As soon as the monarch saw my writing he did not even look at the writing of the merchants, but ordered his officials to take the finest horse in his stables, together with the most magnificent robes they could find, and to put it on the person who had written those lines, and bring him to court.
The officials began to laugh when they heard the Sultan’s command, but as soon as they could speak they said, “Excuse our laughter your highness, but those lines were not written by a man but by a monkey.”
“A monkey!” exclaimed the Sultan.
“Yes, sire,” answered the officials. “They were written by a monkey in our presence.”
“Then bring me the monkey,” he replied, “as fast as you can.”
The Sultan’s officials returned to the ship and showed the royal order to the captain.
Then they put on me the beautiful robe and rowed me to land, where I was placed on the horse and led to the palace. Here the Sultan was awaiting me in great excitement surrounded by his officials.
All the way along the streets I had been the object of curiosity to an enormous crowd, which had filled every doorway and every window, and it was amidst their shouts and cheers that I was taken into the presence of the Sultan.
I approached the throne on which he was seated and made three low bows, to the surprise of everyone, who could not understand how it was possible that a monkey should be able to distinguish a Sultan from other people and know how to pay him the proper respect.
When it was over the Sultan sent everyone away, except the chief of the servants and a little slave. He then passed into another room and ordered food to be brought, making signs to me to sit at table with him and eat. I rose from my seat, kissed the ground, and took my place at the table.
Before the dishes were removed I made signs that writing materials, which stood in one corner of the room, should be laid in front of me. I then took a peach and wrote on it some lines in praise of the Sultan, who was speechless with astonishment; but when I did the same thing on a glass from which I had drunk he murmured to himself, “Why, a man who could do as much would be cleverer than any other man, and this is only a monkey!”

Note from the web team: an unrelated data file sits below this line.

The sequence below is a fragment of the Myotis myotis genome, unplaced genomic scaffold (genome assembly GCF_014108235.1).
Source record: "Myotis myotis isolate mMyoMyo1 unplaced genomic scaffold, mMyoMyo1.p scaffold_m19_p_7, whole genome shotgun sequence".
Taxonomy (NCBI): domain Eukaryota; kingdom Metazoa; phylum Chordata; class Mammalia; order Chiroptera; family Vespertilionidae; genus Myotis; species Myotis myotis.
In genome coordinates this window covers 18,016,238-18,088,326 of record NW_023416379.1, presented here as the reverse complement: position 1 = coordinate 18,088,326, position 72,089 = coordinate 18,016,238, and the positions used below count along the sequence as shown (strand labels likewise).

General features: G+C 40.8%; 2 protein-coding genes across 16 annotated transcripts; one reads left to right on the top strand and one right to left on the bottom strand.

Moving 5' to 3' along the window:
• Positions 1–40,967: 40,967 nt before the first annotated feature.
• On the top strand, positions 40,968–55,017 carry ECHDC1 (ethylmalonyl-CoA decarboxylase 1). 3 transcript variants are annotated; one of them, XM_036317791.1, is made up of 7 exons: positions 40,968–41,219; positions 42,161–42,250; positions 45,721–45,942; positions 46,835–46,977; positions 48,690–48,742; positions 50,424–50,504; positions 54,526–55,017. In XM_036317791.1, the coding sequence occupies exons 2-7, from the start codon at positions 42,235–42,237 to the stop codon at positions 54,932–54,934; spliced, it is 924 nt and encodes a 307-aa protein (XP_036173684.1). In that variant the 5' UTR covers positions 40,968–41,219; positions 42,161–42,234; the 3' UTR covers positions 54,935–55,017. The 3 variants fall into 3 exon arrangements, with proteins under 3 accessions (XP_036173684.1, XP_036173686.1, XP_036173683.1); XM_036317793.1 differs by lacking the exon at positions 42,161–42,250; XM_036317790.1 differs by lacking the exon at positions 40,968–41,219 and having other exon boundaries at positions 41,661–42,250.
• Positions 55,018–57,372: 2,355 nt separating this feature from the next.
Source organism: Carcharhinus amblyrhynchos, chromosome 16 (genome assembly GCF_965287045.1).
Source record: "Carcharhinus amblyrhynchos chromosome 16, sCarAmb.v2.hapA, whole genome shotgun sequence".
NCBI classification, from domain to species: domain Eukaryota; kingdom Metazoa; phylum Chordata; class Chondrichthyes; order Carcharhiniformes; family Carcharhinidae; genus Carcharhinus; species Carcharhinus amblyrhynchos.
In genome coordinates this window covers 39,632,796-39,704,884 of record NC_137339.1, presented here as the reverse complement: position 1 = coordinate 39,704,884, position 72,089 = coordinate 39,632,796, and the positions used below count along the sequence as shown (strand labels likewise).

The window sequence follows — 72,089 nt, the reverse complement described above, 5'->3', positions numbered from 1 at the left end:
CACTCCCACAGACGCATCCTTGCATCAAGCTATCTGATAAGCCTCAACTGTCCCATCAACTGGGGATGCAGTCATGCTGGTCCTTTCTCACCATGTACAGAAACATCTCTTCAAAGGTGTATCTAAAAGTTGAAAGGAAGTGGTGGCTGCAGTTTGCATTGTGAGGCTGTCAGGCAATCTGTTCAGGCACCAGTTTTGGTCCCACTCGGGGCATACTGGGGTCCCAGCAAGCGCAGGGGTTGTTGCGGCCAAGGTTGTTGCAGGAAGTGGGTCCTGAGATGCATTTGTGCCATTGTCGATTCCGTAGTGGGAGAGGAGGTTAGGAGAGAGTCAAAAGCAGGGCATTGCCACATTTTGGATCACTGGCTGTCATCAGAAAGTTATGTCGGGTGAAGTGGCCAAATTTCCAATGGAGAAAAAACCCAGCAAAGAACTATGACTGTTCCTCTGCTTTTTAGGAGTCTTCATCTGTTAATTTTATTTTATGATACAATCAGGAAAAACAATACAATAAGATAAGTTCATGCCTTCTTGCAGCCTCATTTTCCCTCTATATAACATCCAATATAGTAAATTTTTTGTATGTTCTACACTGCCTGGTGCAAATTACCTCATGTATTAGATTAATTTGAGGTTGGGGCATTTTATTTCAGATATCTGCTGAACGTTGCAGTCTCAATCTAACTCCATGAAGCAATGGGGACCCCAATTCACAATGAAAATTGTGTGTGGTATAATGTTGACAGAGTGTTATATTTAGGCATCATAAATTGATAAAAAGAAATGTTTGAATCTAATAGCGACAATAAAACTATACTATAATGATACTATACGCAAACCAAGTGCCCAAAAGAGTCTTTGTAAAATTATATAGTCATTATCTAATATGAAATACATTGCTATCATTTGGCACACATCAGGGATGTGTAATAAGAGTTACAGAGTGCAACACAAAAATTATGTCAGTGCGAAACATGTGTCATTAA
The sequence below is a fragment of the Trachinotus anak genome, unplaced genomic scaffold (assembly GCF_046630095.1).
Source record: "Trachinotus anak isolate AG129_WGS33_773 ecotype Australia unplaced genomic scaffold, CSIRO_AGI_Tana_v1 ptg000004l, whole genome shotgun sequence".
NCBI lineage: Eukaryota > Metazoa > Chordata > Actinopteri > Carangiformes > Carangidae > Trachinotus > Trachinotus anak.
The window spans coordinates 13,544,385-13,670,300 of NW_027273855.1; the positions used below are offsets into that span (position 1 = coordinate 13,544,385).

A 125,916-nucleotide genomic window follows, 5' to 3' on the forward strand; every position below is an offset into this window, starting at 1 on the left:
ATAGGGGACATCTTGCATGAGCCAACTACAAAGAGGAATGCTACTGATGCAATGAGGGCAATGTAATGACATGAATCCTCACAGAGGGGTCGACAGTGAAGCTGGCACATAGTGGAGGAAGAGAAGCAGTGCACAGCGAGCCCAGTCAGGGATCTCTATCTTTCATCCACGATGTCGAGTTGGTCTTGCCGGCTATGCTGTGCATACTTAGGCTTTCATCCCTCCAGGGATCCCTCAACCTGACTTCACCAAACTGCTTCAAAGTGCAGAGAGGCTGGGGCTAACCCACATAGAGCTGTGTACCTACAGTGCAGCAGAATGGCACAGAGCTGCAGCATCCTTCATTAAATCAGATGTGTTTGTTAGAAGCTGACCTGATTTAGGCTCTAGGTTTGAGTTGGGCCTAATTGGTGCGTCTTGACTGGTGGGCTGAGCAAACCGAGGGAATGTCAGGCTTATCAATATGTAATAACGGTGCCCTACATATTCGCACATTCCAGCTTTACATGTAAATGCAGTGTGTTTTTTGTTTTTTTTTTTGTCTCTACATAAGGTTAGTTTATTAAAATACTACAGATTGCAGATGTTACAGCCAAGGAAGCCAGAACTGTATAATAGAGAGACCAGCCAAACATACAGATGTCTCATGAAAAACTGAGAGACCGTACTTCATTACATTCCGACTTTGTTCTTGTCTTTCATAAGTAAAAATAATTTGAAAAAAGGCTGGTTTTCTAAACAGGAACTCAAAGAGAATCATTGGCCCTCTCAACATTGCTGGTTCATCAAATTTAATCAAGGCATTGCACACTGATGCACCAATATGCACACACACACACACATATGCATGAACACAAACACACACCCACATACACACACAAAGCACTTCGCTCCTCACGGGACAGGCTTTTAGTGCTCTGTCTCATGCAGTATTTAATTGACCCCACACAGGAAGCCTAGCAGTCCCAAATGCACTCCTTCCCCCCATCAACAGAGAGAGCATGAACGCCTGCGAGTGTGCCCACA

After supper a chess set was brought, and the Sultan signed to me to know if I would play with him. I kissed the ground and laid my hand on my head to show that I was ready to show myself worthy of the honour. He beat me the first game, but I won the second and third.
The Sultan was so amazed by all my talents that he wished me to show some of them to other people. So turning to the chief of the servants he said, “Go and ask my daughter, Queen of Beauty, to come here. I will show her something she has never seen before.”
The chief of the servants bowed and left the room, bringing in a few moments later the princess, Queen of Beauty. Her face was uncovered, but the moment she set foot in the room she threw her veil over her head. “Sire,” she said to her father, “what can you be thinking of to summon me like this into the presence of a man?”
“I do not understand you,” replied the Sultan. “There is nobody here but the servant, who is your own servant, the little slave, and myself, yet you cover yourself with your veil and scold me for having sent for you, as if I had committed a crime.”
“Sire,” answered the princess, “I am right and you are wrong. This monkey is really no monkey at all, but a young prince who has been turned into a monkey by the wicked spells of a genie, son of the daughter of Eblis.”
As will be imagined, these words took the Sultan by surprise, and he looked at me. As I was unable to speak, I placed my hand on my head to show that it was true.
“But how do you know this, my daughter?” asked he.
“Sire,” replied Queen of Beauty, “the old lady who took care of me in my childhood was a skilful magician, and she taught me seventy rules of her magic, by means of which I could, in the twinkling of an eye, send your city into the middle of the ocean. Her magic also teaches me to recognize at first sight all persons who are enchanted, and tells me by whom the spell was made.”
“My daughter,” said the Sultan, “I really had no idea you were so clever.”
“Sire,” replied the princess, “there are many extraordinary things it is good to know, but one should never boast of them.”
“Well,” asked the Sultan, “can you tell me what must be done to break the spell?”
“Certainly, and I can do it.”
“Then restore him to his former shape,” cried the Sultan. “You could give me no greater pleasure, for I wish to make him my grand-vizier, and to give him to you for your husband.”
“As your Highness pleases,” replied the princess.
Queen of Beauty rose and went to her chamber, from which she fetched a knife with some magic words on the blade. She then told the Sultan, the chief of the servants, the little slave, and myself to go down into a secret court of the palace, and placed us beneath a room which ran all round, she herself standing in the centre of the court. Here she traced a large circle and in it wrote several words in Arab characters.
When the circle and the writing were finished she stood in the middle of it and repeated some magic words. Slowly the air grew dark, and we felt as if the earth was about to crumble away, and our fright was by no means lessened at seeing the genie, son of the daughter of Eblis, suddenly appear in the form of a huge lion.